Writing – preparing your child for learning how to write
Children enjoy making marks, drawing and painting. These activities help them to develop hand and finger coordination and prepare them for learning how to write.
How to help your child prepare to learn how to write
There are lots of fun games and things you can do to help them.
Making lines and shapes
Create lots of opportunities to make lines and shapes on a wide range of surfaces.
Use something like a plastic tray, biscuit tin lid or other easy to clean surface. Fill it with different textures such as sand, dry rice, shaving foam and talcum powder. Or try making your own finger paints (see the recipes below).
Encourage your child to make marks with the index finger of their preferred hand (or either if they do not have a dominant hand).
Finger paint recipes
Snowflakes finger paint
Combine washing flakes with enough water to make it ‘gloopy’. Mix with a whisk or electric beater until it forms a gooey finger paint.
Arrowroot finger paint
Put 2 cups of arrowroot powder into a pan and add water. Stir until it is the consistency of glue. Heat, stirring constantly, until it forms a clear gel. Cool, then add optional food colouring or flavouring to give it a smell.
Flour and salt finger paint
Mix 1 cup of flour with 4 teaspoons of salt and just under one cup of cold water. Add food colouring or powder paint. Mix well. Store in the fridge.
Practice circular movements
Mix a cake (real or pretend). Holding the bowl with one hand and stirring with the other will help your child make circular movements. Or use a scarf, ribbon or kitchen roll so your child can draw in the air in anti-clockwise movements. You could try singing a song to go along with the actions.
Try different positions
Your child should not always sit down to practice making shapes. Encourage them to make lines and circles in a variety of different positions, such as lying on their tummy propped up on their elbows, on all fours, standing up, or kneeling up at the table.
You can also try standing using an upright surface, such as a window, mirror or easel.
Make lines and shapes without drawing them
Try using things like cooked spaghetti, rolled out Play-Doh or string to make lines, shapes and basic pictures.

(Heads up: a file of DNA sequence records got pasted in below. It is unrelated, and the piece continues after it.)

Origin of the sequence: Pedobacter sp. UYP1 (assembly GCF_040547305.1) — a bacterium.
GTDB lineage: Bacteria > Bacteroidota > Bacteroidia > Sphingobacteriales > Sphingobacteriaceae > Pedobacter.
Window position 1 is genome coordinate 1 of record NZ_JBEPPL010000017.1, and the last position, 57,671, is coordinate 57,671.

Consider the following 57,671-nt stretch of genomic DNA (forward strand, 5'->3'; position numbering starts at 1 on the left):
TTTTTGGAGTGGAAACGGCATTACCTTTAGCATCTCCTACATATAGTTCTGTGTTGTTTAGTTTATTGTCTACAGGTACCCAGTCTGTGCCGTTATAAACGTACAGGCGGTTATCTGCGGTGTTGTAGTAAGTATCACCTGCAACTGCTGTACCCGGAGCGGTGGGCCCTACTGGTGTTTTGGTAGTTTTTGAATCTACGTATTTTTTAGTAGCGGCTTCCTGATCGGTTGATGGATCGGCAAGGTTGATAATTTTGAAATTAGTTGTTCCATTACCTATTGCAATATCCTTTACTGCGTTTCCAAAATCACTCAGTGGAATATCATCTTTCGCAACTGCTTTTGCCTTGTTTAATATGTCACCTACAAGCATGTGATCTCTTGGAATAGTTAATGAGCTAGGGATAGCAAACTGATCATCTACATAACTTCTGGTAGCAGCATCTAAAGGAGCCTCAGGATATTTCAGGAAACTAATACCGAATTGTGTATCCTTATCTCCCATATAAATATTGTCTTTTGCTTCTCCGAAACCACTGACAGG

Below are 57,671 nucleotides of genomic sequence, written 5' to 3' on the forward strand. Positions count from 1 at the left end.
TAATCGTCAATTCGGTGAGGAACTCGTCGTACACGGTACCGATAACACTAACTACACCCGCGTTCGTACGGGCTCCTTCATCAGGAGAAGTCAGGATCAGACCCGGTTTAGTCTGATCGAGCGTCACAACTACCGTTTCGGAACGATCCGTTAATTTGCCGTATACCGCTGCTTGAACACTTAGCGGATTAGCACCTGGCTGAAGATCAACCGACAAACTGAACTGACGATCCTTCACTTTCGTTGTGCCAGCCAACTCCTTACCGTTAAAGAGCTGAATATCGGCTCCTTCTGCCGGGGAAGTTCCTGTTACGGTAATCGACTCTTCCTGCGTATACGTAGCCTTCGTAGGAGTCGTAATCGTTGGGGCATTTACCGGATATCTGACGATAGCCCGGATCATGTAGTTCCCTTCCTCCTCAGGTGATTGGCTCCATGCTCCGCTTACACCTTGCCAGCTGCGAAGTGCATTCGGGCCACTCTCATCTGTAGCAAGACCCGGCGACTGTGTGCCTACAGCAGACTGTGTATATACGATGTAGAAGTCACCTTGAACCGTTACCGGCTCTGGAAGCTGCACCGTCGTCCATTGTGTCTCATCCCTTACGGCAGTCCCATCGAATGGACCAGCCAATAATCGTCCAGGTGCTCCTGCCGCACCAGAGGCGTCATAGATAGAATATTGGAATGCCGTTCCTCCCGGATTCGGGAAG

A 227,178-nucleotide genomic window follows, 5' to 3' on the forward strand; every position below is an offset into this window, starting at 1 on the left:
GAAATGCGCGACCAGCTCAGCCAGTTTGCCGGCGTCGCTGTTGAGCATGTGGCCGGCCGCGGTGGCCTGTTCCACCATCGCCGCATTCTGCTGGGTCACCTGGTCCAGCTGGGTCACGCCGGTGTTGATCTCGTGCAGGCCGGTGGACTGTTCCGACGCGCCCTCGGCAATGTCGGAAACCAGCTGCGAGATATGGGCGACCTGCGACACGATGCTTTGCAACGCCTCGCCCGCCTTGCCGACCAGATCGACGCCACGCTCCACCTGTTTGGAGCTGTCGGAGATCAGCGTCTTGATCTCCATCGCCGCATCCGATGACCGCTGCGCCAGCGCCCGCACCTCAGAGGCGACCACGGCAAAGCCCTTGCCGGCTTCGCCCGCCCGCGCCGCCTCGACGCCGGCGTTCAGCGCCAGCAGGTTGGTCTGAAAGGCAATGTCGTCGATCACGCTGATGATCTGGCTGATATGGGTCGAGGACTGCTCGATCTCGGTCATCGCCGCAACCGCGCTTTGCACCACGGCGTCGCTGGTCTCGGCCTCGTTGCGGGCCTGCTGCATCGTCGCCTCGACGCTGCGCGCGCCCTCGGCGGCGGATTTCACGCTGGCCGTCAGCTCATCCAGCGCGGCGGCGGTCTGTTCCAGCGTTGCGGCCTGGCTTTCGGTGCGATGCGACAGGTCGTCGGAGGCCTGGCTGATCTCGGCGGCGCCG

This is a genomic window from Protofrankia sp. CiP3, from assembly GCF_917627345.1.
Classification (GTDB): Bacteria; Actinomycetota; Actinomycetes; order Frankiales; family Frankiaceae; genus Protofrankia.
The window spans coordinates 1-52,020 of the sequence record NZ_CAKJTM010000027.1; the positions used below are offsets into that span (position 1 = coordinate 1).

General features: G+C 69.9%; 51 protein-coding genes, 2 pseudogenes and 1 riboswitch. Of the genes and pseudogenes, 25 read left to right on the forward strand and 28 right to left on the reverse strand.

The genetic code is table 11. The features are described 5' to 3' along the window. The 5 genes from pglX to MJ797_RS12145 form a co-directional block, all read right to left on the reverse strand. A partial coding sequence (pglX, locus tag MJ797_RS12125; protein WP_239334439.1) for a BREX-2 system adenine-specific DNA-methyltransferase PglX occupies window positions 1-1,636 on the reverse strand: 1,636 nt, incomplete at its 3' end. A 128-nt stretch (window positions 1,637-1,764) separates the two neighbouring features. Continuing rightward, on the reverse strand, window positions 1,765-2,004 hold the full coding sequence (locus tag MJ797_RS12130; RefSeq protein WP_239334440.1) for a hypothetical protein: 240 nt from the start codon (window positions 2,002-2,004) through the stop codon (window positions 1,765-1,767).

Mark out lines on the floor and ask your child to move along them in different ways, for example walking, crawling, hopping, jumping, big steps and little steps.
Use a toy car and a road mat (or create your own) and ask your child to drive the car along the roads and around roundabouts.
Draw without a pencil
Drawing does not always have to be with a pencil and paper. Using different things to make marks on surfaces will stimulate your child and help develop their skills. For example, draw patterns or faces on biscuits or cakes with tubes of icing, or use a bucket of water and a large paintbrush to ‘paint’ on outdoor surfaces.
Try using a variety of writing implements, such as crayons, chalks, washable felt-tip pens, paintbrushes and soap crayons for the bath.
Give your child the opportunity to experiment with both thick and thin chalks and crayons. This will help develop their skills and encourage them to practice holding them with their thumb and finger tips.
Different textures for making marks could include sugar paper, chalkboard, paving stones, sand paper and bubble wrap.
Learn to form shapes for writing
Once your child feels comfortable using pens and pencils to scribble on paper, encourage them to copy simple shapes. They usually learn (in order):
- a horizontal line ( | )
- a vertical line ( – )
- a circle
- a plus sign (+ )
- a backslash ( \ )
- a square
- a forward slash ( / )
- a multiplication sign ( x )
Start by making large shapes on large pieces of paper, to emphasise the direction of the line, before progressing to smaller ones.
Encourage your child to watch you closely as you make the shapes, and then copy your drawing. If your child needs help, try putting your hand over theirs to show them the necessary movement. Talk about the movement at the same time, for example ’round, up and down.’
Take it in turns. Ask your child to make a mark for you to copy and encourage them to ‘keep looking’ at what they do.